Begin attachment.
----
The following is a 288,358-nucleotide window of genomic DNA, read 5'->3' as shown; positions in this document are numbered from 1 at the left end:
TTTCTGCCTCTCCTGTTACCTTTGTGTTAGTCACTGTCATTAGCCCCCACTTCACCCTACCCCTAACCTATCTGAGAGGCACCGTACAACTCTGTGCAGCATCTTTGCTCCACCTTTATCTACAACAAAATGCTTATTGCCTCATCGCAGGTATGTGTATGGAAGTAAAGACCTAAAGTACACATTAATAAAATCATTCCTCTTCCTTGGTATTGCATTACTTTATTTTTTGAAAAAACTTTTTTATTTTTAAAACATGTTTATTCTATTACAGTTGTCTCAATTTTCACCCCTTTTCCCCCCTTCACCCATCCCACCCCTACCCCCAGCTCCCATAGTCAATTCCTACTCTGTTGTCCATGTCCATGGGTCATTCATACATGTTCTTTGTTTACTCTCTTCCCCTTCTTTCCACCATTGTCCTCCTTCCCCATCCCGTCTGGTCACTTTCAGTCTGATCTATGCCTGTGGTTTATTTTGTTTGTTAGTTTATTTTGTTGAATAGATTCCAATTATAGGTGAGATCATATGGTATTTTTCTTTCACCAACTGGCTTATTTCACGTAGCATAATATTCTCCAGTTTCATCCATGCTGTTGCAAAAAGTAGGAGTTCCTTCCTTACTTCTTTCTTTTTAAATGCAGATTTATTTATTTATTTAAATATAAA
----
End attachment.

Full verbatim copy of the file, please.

The following is a 288,358-nucleotide window of genomic DNA, read 5'->3' as shown; positions in this document are numbered from 1 at the left end:
TTTCTGCCTCTCCTGTTACCTTTGTGTTAGTCACTGTCATTAGCCCCCACTTCACCCTACCCCTAACCTATCTGAGAGGCACCGTACAACTCTGTGCAGCATCTTTGCTCCACCTTTATCTACAACAAAATGCTTATTGCCTCATCGCAGGTATGTGTATGGAAGTAAAGACCTAAAGTACACATTAATAAAATCATTCCTCTTCCTTGGTATTGCATTACTTTATTTTTTGAAAAAACTTTTTTATTTTTAAAACATGTTTATTCTATTACAGTTGTCTCAATTTTCACCCCTTTTCCCCCCTTCACCCATCCCACCCCTACCCCCAGCTCCCATAGTCAATTCCTACTCTGTTGTCCATGTCCATGGGTCATTCATACATGTTCTTTGTTTACTCTCTTCCCCTTCTTTCCACCATTGTCCTCCTTCCCCATCCCGTCTGGTCACTTTCAGTCTGATCTATGCCTGTGGTTTATTTTGTTTGTTAGTTTATTTTGTTGAATAGATTCCAATTATAGGTGAGATCATATGGTATTTTTCTTTCACCAACTGGCTTATTTCACGTAGCATAATATTCTCCAGTTTCATCCATGCTGTTGCAAAAAGTAGGAGTTCCTTCCTTACTTCTTTCTTTTTAAATGCAGATTTATTTATTTATTTAAATATAAA